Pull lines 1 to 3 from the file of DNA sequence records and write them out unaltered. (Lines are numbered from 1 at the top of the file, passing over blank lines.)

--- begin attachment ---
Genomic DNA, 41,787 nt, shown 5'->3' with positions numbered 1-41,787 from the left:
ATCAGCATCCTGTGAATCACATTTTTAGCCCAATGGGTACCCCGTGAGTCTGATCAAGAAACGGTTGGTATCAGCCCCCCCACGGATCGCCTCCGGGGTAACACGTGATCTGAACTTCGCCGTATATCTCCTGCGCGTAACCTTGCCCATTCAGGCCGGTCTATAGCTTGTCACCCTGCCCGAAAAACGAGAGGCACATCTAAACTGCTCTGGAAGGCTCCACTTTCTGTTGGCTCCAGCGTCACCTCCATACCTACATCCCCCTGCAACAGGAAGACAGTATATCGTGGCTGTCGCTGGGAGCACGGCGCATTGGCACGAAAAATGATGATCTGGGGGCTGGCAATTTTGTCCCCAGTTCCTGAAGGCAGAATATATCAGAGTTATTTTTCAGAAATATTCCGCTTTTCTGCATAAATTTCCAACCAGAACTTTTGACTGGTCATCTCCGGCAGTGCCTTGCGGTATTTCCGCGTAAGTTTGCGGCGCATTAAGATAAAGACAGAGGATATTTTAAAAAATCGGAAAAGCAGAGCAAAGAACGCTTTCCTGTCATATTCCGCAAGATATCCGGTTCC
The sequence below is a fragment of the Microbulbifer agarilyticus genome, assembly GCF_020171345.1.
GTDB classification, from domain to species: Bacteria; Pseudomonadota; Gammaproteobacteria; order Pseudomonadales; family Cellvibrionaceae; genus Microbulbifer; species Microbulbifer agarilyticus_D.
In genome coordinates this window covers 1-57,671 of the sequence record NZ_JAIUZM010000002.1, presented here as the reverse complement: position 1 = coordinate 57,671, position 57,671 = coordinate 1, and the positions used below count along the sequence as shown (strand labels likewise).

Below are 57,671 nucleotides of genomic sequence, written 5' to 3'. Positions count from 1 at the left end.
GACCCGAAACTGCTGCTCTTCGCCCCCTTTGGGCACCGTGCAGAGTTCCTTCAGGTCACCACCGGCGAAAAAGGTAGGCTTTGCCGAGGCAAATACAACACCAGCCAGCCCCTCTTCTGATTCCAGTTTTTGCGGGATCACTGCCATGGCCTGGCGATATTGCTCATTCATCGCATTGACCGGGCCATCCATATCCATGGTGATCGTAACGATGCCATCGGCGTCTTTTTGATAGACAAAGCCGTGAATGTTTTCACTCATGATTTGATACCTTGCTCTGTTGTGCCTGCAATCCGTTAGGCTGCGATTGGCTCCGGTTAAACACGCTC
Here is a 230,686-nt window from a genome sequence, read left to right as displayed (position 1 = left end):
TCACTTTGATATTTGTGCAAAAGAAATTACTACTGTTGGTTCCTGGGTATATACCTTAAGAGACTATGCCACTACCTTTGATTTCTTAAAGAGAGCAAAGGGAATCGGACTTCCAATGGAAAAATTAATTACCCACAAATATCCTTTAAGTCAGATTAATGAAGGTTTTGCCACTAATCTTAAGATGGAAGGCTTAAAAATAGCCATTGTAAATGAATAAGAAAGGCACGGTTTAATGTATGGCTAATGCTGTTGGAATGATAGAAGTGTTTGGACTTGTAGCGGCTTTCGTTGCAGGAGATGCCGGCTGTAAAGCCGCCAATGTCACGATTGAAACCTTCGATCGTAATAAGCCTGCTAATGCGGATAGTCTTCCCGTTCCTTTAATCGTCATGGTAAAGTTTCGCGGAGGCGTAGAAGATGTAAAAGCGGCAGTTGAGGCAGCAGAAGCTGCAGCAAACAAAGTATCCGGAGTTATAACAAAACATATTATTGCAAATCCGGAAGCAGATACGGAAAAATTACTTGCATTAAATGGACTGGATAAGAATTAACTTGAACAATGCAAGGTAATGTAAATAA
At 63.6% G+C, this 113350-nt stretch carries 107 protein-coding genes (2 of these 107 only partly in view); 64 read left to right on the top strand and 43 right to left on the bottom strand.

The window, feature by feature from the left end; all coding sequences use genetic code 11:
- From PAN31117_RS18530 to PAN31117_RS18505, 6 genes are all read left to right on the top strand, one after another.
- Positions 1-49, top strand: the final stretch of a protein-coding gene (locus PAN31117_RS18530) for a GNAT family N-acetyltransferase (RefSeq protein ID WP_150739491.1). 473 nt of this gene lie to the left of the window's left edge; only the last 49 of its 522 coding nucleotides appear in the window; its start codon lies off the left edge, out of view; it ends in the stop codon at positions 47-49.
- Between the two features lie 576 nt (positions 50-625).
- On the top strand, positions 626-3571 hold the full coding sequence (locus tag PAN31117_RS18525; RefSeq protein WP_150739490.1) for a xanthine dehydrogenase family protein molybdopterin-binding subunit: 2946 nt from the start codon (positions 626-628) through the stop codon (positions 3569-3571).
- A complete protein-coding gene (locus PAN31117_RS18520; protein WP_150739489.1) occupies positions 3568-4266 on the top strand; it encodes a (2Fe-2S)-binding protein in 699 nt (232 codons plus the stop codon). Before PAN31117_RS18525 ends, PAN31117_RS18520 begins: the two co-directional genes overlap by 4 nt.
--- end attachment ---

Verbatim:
Genomic DNA, 41,787 nt, shown 5'->3' with positions numbered 1-41,787 from the left:
ATCAGCATCCTGTGAATCACATTTTTAGCCCAATGGGTACCCCGTGAGTCTGATCAAGAAACGGTTGGTATCAGCCCCCCCACGGATCGCCTCCGGGGTAACACGTGATCTGAACTTCGCCGTATATCTCCTGCGCGTAACCTTGCCCATTCAGGCCGGTCTATAGCTTGTCACCCTGCCCGAAAAACGAGAGGCACATCTAAACTGCTCTGGAAGGCTCCACTTTCTGTTGGCTCCAGCGTCACCTCCATACCTACATCCCCCTGCAACAGGAAGACAGTATATCGTGGCTGTCGCTGGGAGCACGGCGCATTGGCACGAAAAATGATGATCTGGGGGCTGGCAATTTTGTCCCCAGTTCCTGAAGGCAGAATATATCAGAGTTATTTTTCAGAAATATTCCGCTTTTCTGCATAAATTTCCAACCAGAACTTTTGACTGGTCATCTCCGGCAGTGCCTTGCGGTATTTCCGCGTAAGTTTGCGGCGCATTAAGATAAAGACAGAGGATATTTTAAAAAATCGGAAAAGCAGAGCAAAGAACGCTTTCCTGTCATATTCCGCAAGATATCCGGTTCC
The sequence below is a fragment of the Microbulbifer agarilyticus genome, assembly GCF_020171345.1.